My psychiatrist has been warning me for months about what it'll be like to go off my medication.
"We'll have to go through a slow withdrawal process," she explained. It would be a process that would take months if I decided that I no longer wanted to be on my antidepressant. "But Paxil is one of the best antidepressants on the market."
Translation: any hope of things getting better than this are slim to none.
I didn't mean to not take my medication two days in a row. One day, here or there. Four days when I was in Los Angeles in April for a writer's conference. So when she kept talking about how terrible it is to detox from Paxil, I didn't think it would be so bad.
I was wrong.
Day 1 was on purpose. I'm sick of taking four medications a day, plus supplements, plus Xanax if I need it. I was feeling lazy and didn't do my normal routine. And I felt better Day 2 — I was running late to physical therapy and I have to wait a half hour after taking my thyroid medication before I can take another medication, so it slipped my mind.
But when I went to physical therapy, things felt off. My senses were heightened, but not in a good way. I was shaking. I was hearing things. I was seeing things. I kept going through my appointment, to my grandparent's house after for lunch, and then grocery shopping because they were things I just needed to get done that day.
By the time I was at the grocery store, I was in full-blown paranoia. People were following me around the store. They were too close. My Xanax was on the counter at home, so it wasn't even like I could take that to help calm myself (the way I had in LA). I felt the ground tip under my feet as I pushed my shopping cart towards the checkout. The world was ending, breaking apart, crumbling beneath my feet. I was going to die. I was already dead. I needed to get out of there. If I could just make it back to my car, maybe I'd be OK.
I was crumbling right there next to freshly baked organic sourdough bread.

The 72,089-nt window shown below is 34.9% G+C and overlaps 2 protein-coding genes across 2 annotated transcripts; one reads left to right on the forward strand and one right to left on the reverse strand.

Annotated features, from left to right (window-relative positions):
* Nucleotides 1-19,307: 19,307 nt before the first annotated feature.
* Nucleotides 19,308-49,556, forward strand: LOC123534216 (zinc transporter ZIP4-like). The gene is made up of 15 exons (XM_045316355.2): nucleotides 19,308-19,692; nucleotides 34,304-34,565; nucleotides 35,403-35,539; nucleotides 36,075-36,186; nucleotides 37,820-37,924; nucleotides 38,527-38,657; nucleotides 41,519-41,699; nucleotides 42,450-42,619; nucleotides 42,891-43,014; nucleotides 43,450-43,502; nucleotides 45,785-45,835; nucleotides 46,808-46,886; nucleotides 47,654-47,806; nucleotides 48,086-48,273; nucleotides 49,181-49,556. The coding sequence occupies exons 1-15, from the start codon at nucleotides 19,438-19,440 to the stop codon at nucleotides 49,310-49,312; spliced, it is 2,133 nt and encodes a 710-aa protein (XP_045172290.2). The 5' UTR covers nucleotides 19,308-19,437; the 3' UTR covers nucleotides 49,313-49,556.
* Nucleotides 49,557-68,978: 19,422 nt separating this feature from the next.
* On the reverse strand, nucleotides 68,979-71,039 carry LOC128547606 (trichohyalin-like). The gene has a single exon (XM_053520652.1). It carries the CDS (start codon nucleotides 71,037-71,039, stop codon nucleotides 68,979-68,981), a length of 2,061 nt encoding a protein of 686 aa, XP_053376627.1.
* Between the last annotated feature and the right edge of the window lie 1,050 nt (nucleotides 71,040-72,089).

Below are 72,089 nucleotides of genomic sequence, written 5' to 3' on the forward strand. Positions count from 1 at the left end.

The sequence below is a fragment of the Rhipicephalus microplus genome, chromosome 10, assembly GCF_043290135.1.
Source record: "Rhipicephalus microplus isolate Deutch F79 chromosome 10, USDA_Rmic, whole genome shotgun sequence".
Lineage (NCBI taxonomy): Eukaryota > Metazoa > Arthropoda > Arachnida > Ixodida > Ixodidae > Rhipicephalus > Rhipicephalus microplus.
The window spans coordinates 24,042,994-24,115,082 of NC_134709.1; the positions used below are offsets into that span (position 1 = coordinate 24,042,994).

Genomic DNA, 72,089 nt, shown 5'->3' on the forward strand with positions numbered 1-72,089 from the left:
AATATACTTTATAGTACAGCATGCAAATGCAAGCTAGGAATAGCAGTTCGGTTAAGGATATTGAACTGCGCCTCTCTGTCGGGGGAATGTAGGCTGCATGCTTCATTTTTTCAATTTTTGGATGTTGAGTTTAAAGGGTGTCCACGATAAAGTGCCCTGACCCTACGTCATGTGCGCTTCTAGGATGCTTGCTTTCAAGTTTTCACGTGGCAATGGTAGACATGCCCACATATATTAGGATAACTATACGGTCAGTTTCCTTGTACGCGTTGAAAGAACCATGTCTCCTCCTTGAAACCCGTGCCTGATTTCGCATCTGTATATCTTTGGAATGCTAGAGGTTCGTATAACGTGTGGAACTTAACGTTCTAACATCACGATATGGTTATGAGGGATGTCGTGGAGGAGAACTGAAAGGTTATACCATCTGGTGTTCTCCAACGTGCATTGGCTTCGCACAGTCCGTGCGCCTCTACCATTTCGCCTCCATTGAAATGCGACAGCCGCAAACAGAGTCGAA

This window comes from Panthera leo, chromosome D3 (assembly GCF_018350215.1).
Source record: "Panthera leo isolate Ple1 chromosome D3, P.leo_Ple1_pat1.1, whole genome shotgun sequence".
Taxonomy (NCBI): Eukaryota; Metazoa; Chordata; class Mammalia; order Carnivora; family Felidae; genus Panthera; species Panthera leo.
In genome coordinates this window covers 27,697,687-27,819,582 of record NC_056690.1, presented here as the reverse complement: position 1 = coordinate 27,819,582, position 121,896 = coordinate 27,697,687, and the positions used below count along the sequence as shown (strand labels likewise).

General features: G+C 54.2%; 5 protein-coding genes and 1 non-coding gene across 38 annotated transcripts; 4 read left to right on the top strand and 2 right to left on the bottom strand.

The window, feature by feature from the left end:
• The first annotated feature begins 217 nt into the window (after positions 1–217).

Somehow, I made it to the checkout line. I made it back to my car and drove home. It wasn't like I had a choice; my husband was asleep and we only have one car. I wasn't going to bother anyone else that might've been able to help. I didn't want them to think I was crazy. I was just losing my mind, that's all. I just had to make it home, take my medication, and then I would be fine.
It was a mantra I repeated to myself on the drive home, through taking the dogs out, through changing back into my pajamas and finally, finally, taking my Paxil. I added a Xanax for good measure, and then I waited.
It took an hour before my world even started to level out again.
Many would have the opinion — do have the opinion — that I shouldn't even been on antidepressants to begin with because of this reason. How scary they can be, how difficult it is to wean yourself off of them, how they don't fix anything. Sometimes I agree with them. I still feel really depressed, so much so that I doubt that my Paxil is even working for me. But that's because I expect it to fix everything — to instantly make me feel back to normal (whatever that is). I want to take my pill and be able to get up off the couch, get out of bed, and handle my day like someone who isn't struggling, like someone who is really good at faking being "high functioning." I want to have energy, feel motivated, and be the person everyone could count on to volunteer for everything.
What I want out of my antidepressant, out of my anti-anxiety medication, is an instant fix. I want the magic pill that makes everything better, and I'm disappointed that it doesn't exist. But that's the society we live in: instant gratification. We don't want to do the work that goes along with the pill; we just want the pill to do everything for us. We want it to lose the weight for us, instead of working it off through healthy eating and exercise. We want the pill to fix our headache instead of looking at the causes for why we get headaches in the first place. We want the pill to fix our nightmares, our insomnia, without having to work through the reasons we're experiencing those things to begin with.
When it comes to mental health, work is painful. It's reopening up memories that we'd rather not relive. It's going through the most painful part of our lives instead of going around them. We think we've closed the box on what's making us feel this way — depressed, angry, anxious, etc. — and can't understand why we're still feeling like hell.
I'm not a doctor. Not a psychiatrist, psychologist, social worker, or anything close to someone who'd be able to give a professional opinion about what to do and not to do when it comes to mental health. But I do have experience. I do see the good my anti-depressant does and understand that it's not going to fix everything. There has to be a working relationship between my medication and I. Mental health is fluid. Some days are good and some days are bad. Paxil takes the edge off of some of my symptoms and I do have good days. The bad days, though, aren't the drug's fault. They aren't anyone's fault. The bad days just mean I need to take extra care of myself. Rest. Hydrate.
There are no instant fixes. No magic pills. There's help, there's home, and there's the chance — the hope — that tomorrow is going to be a better day.